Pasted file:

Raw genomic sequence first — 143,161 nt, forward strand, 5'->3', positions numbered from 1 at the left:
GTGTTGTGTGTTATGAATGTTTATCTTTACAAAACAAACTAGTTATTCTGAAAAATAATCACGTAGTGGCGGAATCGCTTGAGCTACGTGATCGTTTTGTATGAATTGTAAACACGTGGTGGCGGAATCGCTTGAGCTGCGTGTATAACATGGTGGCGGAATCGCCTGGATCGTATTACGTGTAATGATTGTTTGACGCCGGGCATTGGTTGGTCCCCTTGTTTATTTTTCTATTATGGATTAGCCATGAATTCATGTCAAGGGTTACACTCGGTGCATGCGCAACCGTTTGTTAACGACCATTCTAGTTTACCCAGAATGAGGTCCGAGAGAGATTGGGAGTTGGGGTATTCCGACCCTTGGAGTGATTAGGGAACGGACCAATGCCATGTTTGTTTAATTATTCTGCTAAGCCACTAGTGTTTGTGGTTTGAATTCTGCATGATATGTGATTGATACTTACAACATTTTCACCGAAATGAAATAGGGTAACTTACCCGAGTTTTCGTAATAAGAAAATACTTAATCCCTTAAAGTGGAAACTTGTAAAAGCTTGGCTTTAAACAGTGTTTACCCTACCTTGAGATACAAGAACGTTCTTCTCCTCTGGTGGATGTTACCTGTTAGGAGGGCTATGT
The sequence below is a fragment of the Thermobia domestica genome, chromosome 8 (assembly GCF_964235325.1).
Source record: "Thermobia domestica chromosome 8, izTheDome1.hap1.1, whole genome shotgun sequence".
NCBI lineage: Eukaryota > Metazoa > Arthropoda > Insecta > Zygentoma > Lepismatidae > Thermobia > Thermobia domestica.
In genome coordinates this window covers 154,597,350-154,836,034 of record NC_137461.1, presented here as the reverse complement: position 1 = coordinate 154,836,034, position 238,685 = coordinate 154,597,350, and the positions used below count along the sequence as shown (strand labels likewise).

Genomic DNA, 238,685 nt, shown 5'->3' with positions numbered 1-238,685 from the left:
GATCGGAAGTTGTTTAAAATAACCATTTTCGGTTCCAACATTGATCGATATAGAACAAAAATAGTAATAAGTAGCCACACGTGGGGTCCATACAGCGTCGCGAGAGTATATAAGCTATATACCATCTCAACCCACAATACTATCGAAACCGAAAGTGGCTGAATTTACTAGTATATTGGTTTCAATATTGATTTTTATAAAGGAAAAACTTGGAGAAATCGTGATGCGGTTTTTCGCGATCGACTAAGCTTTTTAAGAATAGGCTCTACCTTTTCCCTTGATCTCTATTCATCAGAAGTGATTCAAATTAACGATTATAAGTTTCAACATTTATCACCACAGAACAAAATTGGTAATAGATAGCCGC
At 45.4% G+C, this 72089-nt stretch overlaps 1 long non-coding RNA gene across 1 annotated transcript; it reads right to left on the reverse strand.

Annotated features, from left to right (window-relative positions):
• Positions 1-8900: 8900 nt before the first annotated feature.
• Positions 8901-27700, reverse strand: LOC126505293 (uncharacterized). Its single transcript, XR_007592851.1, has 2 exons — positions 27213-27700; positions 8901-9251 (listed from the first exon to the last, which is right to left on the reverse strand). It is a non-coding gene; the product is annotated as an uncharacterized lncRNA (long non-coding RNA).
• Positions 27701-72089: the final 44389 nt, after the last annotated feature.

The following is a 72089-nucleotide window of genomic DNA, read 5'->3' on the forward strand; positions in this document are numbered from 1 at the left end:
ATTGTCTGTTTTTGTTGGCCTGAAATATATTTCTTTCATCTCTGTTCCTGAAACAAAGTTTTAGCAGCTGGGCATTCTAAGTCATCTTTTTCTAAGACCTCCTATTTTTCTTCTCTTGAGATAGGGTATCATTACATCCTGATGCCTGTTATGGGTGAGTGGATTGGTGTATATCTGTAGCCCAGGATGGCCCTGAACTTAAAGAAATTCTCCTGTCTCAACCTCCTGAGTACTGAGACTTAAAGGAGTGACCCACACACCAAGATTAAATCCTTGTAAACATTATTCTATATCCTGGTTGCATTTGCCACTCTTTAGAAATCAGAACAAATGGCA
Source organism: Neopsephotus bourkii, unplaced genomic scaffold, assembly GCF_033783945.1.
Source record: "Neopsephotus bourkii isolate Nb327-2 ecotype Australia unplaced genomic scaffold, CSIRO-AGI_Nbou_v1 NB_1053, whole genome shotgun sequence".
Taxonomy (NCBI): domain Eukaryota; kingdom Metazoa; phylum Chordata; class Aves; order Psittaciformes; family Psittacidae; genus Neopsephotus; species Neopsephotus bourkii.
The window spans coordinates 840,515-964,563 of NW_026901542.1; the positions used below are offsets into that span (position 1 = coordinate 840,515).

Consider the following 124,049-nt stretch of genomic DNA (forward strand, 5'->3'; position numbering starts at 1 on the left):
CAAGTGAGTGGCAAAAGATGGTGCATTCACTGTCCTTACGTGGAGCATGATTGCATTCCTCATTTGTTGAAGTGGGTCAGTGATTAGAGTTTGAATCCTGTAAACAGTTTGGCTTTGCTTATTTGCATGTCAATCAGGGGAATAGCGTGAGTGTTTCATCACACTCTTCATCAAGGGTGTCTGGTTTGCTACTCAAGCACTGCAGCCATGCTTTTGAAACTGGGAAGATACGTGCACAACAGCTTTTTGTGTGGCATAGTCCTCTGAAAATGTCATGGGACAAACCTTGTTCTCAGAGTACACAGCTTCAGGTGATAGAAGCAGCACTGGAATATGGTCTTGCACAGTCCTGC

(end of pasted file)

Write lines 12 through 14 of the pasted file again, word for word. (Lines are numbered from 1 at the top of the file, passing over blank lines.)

• Positions 8901-27700, reverse strand: LOC126505293 (uncharacterized). Its single transcript, XR_007592851.1, has 2 exons — positions 27213-27700; positions 8901-9251 (listed from the first exon to the last, which is right to left on the reverse strand). It is a non-coding gene; the product is annotated as an uncharacterized lncRNA (long non-coding RNA).
• Positions 27701-72089: the final 44389 nt, after the last annotated feature.

The following is a 72089-nucleotide window of genomic DNA, read 5'->3' on the forward strand; positions in this document are numbered from 1 at the left end: